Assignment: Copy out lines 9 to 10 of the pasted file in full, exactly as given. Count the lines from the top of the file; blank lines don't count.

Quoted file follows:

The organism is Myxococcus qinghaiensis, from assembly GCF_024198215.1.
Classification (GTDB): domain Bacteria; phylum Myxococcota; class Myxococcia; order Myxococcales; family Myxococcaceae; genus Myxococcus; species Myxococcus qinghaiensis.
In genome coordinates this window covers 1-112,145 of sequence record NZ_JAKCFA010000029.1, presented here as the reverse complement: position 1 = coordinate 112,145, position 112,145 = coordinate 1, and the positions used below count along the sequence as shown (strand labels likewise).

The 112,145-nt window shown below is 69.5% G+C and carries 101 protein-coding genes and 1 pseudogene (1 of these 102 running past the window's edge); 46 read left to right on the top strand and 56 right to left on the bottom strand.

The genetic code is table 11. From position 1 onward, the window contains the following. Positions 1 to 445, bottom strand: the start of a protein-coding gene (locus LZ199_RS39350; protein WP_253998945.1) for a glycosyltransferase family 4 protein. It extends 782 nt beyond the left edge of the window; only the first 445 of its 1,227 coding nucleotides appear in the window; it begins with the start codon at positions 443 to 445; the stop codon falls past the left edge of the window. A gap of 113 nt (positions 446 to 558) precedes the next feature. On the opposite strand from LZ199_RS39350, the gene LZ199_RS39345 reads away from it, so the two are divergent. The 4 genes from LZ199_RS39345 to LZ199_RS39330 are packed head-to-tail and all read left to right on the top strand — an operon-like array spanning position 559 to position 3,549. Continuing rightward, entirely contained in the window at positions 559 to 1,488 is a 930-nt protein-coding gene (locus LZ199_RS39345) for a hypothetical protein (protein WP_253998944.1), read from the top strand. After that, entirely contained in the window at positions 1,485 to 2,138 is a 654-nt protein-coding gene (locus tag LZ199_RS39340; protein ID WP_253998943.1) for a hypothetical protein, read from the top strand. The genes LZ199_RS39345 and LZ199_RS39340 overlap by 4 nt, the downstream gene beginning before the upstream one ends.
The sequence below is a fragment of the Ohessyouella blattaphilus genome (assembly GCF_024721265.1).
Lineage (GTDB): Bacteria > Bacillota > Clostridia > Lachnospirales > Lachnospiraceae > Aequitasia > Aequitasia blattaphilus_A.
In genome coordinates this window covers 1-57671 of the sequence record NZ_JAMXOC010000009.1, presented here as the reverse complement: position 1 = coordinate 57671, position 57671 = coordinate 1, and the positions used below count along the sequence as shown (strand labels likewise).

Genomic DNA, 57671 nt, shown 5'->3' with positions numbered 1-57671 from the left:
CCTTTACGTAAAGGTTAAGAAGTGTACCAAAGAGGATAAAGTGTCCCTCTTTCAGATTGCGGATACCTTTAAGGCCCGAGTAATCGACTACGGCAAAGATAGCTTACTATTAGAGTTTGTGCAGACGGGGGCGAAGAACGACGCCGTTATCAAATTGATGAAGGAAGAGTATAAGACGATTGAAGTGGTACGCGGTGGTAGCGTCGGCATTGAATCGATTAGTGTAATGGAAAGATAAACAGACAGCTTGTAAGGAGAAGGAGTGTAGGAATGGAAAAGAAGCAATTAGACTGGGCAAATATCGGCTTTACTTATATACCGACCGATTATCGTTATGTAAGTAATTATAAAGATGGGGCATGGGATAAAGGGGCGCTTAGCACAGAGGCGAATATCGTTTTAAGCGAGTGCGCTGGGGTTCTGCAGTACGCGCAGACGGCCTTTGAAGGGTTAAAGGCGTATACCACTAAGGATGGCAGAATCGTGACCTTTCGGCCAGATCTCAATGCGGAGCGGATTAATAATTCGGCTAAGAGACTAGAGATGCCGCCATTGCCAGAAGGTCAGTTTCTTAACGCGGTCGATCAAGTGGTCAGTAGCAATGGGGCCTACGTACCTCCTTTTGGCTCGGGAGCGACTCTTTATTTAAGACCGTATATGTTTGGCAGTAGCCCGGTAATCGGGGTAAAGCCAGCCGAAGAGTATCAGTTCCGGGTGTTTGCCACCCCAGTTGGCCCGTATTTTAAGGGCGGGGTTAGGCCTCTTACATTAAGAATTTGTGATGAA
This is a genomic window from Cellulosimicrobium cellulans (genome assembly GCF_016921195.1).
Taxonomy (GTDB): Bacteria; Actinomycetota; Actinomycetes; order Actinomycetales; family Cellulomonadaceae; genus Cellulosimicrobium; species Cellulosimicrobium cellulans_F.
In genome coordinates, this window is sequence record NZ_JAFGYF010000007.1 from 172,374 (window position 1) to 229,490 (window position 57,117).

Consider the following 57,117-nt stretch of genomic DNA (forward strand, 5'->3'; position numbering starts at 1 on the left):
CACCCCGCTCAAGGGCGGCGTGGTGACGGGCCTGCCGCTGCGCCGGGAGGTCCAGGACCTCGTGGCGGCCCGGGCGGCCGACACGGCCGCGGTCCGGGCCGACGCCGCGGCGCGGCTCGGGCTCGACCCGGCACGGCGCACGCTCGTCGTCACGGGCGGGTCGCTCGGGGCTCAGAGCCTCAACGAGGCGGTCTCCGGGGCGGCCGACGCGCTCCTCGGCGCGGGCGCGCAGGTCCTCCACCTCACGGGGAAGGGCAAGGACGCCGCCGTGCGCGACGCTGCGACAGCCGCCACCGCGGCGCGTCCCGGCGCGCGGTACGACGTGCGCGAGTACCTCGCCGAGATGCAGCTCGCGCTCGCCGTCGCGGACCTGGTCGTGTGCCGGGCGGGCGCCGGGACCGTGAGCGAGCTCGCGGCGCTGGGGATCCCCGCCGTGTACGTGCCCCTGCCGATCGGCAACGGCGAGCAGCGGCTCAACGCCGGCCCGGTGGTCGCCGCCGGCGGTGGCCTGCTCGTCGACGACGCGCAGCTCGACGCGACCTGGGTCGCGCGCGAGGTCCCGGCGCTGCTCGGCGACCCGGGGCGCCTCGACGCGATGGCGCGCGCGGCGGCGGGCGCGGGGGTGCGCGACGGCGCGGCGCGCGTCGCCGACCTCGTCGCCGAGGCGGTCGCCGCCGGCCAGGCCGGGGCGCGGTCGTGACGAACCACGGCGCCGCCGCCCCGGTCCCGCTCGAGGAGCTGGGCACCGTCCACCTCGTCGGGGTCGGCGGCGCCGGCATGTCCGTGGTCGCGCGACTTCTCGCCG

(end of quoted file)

Genomic DNA, 57671 nt, shown 5'->3' with positions numbered 1-57671 from the left:
CCTTTACGTAAAGGTTAAGAAGTGTACCAAAGAGGATAAAGTGTCCCTCTTTCAGATTGCGGATACCTTTAAGGCCCGAGTAATCGACTACGGCAAAGATAGCTTACTATTAGAGTTTGTGCAGACGGGGGCGAAGAACGACGCCGTTATCAAATTGATGAAGGAAGAGTATAAGACGATTGAAGTGGTACGCGGTGGTAGCGTCGGCATTGAATCGATTAGTGTAATGGAAAGATAAACAGACAGCTTGTAAGGAGAAGGAGTGTAGGAATGGAAAAGAAGCAATTAGACTGGGCAAATATCGGCTTTACTTATATACCGACCGATTATCGTTATGTAAGTAATTATAAAGATGGGGCATGGGATAAAGGGGCGCTTAGCACAGAGGCGAATATCGTTTTAAGCGAGTGCGCTGGGGTTCTGCAGTACGCGCAGACGGCCTTTGAAGGGTTAAAGGCGTATACCACTAAGGATGGCAGAATCGTGACCTTTCGGCCAGATCTCAATGCGGAGCGGATTAATAATTCGGCTAAGAGACTAGAGATGCCGCCATTGCCAGAAGGTCAGTTTCTTAACGCGGTCGATCAAGTGGTCAGTAGCAATGGGGCCTACGTACCTCCTTTTGGCTCGGGAGCGACTCTTTATTTAAGACCGTATATGTTTGGCAGTAGCCCGGTAATCGGGGTAAAGCCAGCCGAAGAGTATCAGTTCCGGGTGTTTGCCACCCCAGTTGGCCCGTATTTTAAGGGCGGGGTTAGGCCTCTTACATTAAGAATTTGTGATGAA